Unquestionably for over 18s and with John Pielmeier's adaptation retaining both the physical and verbal profanity of Blatty's shocking novel, the tale of 10 year-old Regan’s possession by the devil condenses well into Sean Mathias’ neatly staged two hour yarn. With Hollywood forever having been about make believe and impossible illusions - now more than ever in the age of motion captured CGI – it was always going to be a tall order translating classic horror from screen to stage. So there’s a well-earned hurrah (or should that be scream?) for this evening of hokum that's currently playing in Birmingham over the Halloween fortnight. As the audience take their seats the house lights are gradually built up to a full on brightness before plunging the auditorium into a shriek-filled darkness and we’re off.

If you know the story then it’s all familiar territory. If you don’t, there’ll be no spoilers here. Kicking off with a brief glimpse of Father Merron, the excavating exorcist, digging up a decidedly dodgy amulet somewhere in the Middle East (think Indiana Jones crossed with Lawrence of Arabia) the action shifts to a house in Washington DC’s Georgetown where our pre-teen protagonist has been discovering the delights of the Ouija Board and her apparently imaginary friend, Captain Howdy. It’s hellishly downhill from thereon.

The production could arguably have been called The Possessed, rather than The Exorcist. It's not until the second act that the titular Peter Bowles really starts earning his wage, cassock donned and holy water spurting. Prior to then the story is all about the poor possessed Clare Louise Connolly's Regan becoming increasingly demonized.

Make no mistake - Bowles gives Merron a worthy gravitas. Not easy, given that his character on stage is reduced to a little more than a paper thin caricature with acute angina. Likewise his earnest sidekick Father Karras (fine work from Adam Garcia) eases the narrative along commandingly, whilst Jenny Seagrove's Chris, Regan's despairing film-star mother does a fine job, steering her character just safe of melodrama. Nods too, for Tristram Wymark's head-turning performance as Burke, the drink-soaked film directing family friend and also for Mitch Mullen who's as dependable as ever in the modest role of Dr. Klein.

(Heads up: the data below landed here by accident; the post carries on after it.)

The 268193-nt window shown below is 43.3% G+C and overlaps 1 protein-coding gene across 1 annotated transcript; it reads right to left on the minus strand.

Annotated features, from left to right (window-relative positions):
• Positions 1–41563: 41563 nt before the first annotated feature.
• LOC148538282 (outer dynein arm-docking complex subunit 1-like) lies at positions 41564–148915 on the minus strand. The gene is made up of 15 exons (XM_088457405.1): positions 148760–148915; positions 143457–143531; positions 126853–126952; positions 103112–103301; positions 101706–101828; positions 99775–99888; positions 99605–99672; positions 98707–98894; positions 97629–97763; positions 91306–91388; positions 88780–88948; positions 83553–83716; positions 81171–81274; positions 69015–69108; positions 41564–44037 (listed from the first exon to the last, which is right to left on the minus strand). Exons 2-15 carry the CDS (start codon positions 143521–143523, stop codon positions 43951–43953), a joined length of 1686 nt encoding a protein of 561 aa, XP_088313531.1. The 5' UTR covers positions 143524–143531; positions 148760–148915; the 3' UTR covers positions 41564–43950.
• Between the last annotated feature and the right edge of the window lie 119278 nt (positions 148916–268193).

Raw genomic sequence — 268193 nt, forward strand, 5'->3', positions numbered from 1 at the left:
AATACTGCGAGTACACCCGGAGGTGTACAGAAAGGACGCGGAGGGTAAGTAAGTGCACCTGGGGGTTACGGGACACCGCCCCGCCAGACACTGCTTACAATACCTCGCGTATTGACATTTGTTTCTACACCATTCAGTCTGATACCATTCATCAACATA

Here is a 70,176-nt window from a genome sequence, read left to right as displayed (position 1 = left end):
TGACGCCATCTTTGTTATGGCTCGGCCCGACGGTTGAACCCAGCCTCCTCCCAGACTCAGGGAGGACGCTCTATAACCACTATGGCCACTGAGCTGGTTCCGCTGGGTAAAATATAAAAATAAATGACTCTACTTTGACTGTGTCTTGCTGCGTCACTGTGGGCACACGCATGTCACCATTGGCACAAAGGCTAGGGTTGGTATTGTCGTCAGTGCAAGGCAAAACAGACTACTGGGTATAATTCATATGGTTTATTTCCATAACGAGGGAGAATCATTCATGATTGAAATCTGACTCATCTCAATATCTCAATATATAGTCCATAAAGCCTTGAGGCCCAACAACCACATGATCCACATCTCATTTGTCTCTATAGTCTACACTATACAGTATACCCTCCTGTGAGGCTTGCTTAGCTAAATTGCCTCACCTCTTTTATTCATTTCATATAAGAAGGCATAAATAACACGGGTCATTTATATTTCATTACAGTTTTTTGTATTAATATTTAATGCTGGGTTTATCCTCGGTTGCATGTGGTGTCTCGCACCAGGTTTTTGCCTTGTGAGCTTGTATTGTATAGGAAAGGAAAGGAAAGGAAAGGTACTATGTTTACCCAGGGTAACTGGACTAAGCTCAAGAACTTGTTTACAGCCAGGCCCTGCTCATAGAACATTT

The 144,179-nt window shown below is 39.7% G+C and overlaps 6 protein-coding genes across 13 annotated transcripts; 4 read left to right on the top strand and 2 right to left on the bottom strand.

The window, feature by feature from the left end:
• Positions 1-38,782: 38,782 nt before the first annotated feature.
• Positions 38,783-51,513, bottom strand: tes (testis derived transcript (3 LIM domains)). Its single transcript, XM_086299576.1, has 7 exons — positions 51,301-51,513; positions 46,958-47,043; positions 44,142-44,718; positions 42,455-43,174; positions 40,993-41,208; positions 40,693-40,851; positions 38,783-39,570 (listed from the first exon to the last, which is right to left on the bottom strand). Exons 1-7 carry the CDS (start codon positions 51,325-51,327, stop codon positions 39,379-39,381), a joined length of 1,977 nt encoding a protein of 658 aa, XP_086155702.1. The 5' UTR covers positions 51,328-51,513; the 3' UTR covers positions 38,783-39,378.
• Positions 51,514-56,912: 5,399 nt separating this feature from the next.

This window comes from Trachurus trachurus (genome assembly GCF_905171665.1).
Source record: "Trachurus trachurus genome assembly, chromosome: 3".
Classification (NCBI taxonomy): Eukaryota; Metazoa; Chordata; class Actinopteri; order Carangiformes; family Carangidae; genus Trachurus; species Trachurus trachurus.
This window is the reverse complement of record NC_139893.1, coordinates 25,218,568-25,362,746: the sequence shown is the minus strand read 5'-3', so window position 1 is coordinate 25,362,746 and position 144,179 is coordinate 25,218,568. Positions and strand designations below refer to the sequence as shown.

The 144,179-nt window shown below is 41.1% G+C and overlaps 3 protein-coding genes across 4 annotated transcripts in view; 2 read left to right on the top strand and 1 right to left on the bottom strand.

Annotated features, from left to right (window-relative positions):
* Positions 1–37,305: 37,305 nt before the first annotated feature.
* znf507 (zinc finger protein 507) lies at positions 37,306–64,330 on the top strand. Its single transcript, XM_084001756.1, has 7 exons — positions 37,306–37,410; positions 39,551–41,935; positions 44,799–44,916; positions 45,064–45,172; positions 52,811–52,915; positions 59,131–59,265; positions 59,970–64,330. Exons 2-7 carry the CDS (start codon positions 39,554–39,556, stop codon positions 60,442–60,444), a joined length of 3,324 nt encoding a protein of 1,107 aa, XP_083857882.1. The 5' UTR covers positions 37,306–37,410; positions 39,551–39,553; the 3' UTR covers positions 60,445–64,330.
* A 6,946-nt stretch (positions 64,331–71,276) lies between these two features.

The acting honours however are all Connolly’s in a performance that is quite simply a tour-de-force. Yes - there are some clever special effects and ingenious projections (which could to be honest be a little tighter, especially that rather clunky projectile vomiting gizmo) with Anna Fleischle's design work and Ben Hart's illusions creating the story's disconcertingly hellish domestic setting. But it is the diminutive Connolly who makes the show. Whether she's either speaking or llp-syncing to Ian McKellen's vocalizing her inner demon, Connolly’s performance suspends disbelief and from a terrifying precipice at that, utterly convincing that she is a girl possessed. 

Forty years ago on screen, director William Friedkin had Linda Blair’s Regan's do all sorts of cleverly horrific tricks, assisted by an FX army and days of post-production. Live on stage however it’s all about the acting and Connolly simply becomes a blond haired fiend before our very eyes. One can only hope that the UK Theatre Awards judging team have her performance in their sights.